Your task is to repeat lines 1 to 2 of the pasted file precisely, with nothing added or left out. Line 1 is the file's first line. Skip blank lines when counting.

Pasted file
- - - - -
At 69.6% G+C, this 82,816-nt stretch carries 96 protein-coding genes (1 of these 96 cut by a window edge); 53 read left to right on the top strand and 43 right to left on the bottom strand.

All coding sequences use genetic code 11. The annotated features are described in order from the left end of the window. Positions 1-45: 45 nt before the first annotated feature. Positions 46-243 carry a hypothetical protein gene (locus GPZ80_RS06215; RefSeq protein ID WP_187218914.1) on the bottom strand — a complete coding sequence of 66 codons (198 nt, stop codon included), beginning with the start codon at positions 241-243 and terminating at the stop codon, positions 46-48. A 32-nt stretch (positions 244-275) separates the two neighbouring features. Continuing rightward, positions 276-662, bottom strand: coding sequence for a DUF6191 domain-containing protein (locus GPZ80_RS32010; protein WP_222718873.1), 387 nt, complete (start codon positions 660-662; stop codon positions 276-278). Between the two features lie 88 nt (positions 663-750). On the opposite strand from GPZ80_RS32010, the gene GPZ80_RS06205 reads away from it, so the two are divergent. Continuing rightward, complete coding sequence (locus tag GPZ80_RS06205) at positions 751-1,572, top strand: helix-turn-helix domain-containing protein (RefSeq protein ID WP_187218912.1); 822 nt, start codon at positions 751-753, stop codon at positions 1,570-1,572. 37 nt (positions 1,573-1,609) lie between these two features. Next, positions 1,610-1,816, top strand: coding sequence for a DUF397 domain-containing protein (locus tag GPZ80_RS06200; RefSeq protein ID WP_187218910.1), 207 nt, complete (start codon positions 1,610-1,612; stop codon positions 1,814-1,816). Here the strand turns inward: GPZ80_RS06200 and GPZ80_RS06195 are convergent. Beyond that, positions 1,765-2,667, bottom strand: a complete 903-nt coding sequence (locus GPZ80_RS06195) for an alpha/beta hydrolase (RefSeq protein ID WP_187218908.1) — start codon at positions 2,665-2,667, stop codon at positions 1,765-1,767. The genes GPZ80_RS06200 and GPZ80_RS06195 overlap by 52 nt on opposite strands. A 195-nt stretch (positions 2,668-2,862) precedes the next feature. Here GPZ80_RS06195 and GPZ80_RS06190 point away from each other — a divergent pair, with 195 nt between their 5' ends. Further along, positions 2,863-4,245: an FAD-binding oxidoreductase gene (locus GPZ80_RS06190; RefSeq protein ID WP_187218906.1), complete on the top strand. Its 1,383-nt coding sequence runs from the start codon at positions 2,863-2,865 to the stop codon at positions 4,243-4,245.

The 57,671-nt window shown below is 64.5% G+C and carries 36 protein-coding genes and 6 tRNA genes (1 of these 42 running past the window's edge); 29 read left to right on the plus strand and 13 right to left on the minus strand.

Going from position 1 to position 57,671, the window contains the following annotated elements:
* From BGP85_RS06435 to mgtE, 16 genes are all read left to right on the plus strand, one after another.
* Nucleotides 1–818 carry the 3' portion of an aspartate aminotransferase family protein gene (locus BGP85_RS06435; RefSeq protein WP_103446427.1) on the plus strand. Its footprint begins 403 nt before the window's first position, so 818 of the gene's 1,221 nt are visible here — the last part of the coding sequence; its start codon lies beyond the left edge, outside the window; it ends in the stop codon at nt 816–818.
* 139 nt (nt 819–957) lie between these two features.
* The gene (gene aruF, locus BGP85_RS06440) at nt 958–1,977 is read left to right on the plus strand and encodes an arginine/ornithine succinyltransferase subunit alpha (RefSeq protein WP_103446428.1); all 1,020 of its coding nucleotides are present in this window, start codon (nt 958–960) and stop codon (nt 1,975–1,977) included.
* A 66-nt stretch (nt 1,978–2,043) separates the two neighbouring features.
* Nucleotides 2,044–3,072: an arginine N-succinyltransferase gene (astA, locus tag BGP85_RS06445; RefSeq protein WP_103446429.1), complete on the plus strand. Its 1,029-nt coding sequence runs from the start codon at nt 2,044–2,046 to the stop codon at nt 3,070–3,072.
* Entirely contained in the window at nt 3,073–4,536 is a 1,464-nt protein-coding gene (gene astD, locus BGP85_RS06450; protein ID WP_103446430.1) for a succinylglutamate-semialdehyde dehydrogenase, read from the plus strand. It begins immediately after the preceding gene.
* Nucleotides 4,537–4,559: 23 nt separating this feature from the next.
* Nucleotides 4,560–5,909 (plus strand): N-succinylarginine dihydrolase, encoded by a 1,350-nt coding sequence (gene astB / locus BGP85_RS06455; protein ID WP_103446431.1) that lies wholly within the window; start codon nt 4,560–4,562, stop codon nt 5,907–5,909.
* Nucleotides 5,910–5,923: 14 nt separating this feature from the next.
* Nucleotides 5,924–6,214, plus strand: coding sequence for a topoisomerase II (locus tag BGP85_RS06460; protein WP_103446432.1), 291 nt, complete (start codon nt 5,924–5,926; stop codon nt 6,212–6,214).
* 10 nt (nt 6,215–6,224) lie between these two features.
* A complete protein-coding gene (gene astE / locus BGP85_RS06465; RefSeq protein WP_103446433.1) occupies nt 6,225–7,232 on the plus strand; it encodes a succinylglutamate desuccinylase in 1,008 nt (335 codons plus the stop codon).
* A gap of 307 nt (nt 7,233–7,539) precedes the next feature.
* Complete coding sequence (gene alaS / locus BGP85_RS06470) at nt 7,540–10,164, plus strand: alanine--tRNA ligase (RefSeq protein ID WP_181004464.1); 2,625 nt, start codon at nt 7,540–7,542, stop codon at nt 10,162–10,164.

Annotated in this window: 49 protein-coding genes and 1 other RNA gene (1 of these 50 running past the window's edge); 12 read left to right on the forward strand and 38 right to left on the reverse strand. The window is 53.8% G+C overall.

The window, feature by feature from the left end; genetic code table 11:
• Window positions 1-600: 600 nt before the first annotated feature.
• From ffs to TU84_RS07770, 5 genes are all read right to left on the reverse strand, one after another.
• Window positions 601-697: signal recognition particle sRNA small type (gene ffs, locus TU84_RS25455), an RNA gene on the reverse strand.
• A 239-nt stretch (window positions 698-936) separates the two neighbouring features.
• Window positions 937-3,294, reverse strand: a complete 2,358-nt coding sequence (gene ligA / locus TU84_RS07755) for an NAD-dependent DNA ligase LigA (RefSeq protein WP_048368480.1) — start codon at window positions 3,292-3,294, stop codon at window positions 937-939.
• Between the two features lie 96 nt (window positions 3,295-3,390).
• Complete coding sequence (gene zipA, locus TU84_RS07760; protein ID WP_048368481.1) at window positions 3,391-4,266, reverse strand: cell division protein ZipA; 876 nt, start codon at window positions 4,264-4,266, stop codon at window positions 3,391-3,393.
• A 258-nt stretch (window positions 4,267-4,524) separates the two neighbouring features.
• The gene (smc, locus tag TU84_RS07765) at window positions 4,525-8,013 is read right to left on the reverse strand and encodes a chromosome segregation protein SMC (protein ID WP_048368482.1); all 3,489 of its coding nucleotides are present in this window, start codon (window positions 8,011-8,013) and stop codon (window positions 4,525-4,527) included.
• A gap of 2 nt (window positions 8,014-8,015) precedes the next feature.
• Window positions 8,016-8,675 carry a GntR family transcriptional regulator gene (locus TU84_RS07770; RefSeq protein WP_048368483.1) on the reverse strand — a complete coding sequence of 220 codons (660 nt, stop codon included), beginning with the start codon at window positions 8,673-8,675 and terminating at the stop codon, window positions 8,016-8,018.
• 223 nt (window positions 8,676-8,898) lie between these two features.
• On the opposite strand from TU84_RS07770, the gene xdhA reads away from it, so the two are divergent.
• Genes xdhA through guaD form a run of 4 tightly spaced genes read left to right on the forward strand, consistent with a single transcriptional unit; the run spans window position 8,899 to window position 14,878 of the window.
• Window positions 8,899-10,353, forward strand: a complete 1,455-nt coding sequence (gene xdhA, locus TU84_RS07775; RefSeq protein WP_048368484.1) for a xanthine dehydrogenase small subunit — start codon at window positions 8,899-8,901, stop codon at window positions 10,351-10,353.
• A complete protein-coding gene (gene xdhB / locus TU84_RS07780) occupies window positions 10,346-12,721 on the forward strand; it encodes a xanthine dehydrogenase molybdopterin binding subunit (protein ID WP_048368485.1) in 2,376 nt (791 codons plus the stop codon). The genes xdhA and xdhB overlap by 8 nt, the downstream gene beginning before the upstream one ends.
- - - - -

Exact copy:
At 69.6% G+C, this 82,816-nt stretch carries 96 protein-coding genes (1 of these 96 cut by a window edge); 53 read left to right on the top strand and 43 right to left on the bottom strand.

All coding sequences use genetic code 11. The annotated features are described in order from the left end of the window. Positions 1-45: 45 nt before the first annotated feature. Positions 46-243 carry a hypothetical protein gene (locus GPZ80_RS06215; RefSeq protein ID WP_187218914.1) on the bottom strand — a complete coding sequence of 66 codons (198 nt, stop codon included), beginning with the start codon at positions 241-243 and terminating at the stop codon, positions 46-48. A 32-nt stretch (positions 244-275) separates the two neighbouring features. Continuing rightward, positions 276-662, bottom strand: coding sequence for a DUF6191 domain-containing protein (locus GPZ80_RS32010; protein WP_222718873.1), 387 nt, complete (start codon positions 660-662; stop codon positions 276-278). Between the two features lie 88 nt (positions 663-750). On the opposite strand from GPZ80_RS32010, the gene GPZ80_RS06205 reads away from it, so the two are divergent. Continuing rightward, complete coding sequence (locus tag GPZ80_RS06205) at positions 751-1,572, top strand: helix-turn-helix domain-containing protein (RefSeq protein ID WP_187218912.1); 822 nt, start codon at positions 751-753, stop codon at positions 1,570-1,572. 37 nt (positions 1,573-1,609) lie between these two features. Next, positions 1,610-1,816, top strand: coding sequence for a DUF397 domain-containing protein (locus tag GPZ80_RS06200; RefSeq protein ID WP_187218910.1), 207 nt, complete (start codon positions 1,610-1,612; stop codon positions 1,814-1,816). Here the strand turns inward: GPZ80_RS06200 and GPZ80_RS06195 are convergent. Beyond that, positions 1,765-2,667, bottom strand: a complete 903-nt coding sequence (locus GPZ80_RS06195) for an alpha/beta hydrolase (RefSeq protein ID WP_187218908.1) — start codon at positions 2,665-2,667, stop codon at positions 1,765-1,767. The genes GPZ80_RS06200 and GPZ80_RS06195 overlap by 52 nt on opposite strands. A 195-nt stretch (positions 2,668-2,862) precedes the next feature. Here GPZ80_RS06195 and GPZ80_RS06190 point away from each other — a divergent pair, with 195 nt between their 5' ends. Further along, positions 2,863-4,245: an FAD-binding oxidoreductase gene (locus GPZ80_RS06190; RefSeq protein ID WP_187218906.1), complete on the top strand. Its 1,383-nt coding sequence runs from the start codon at positions 2,863-2,865 to the stop codon at positions 4,243-4,245.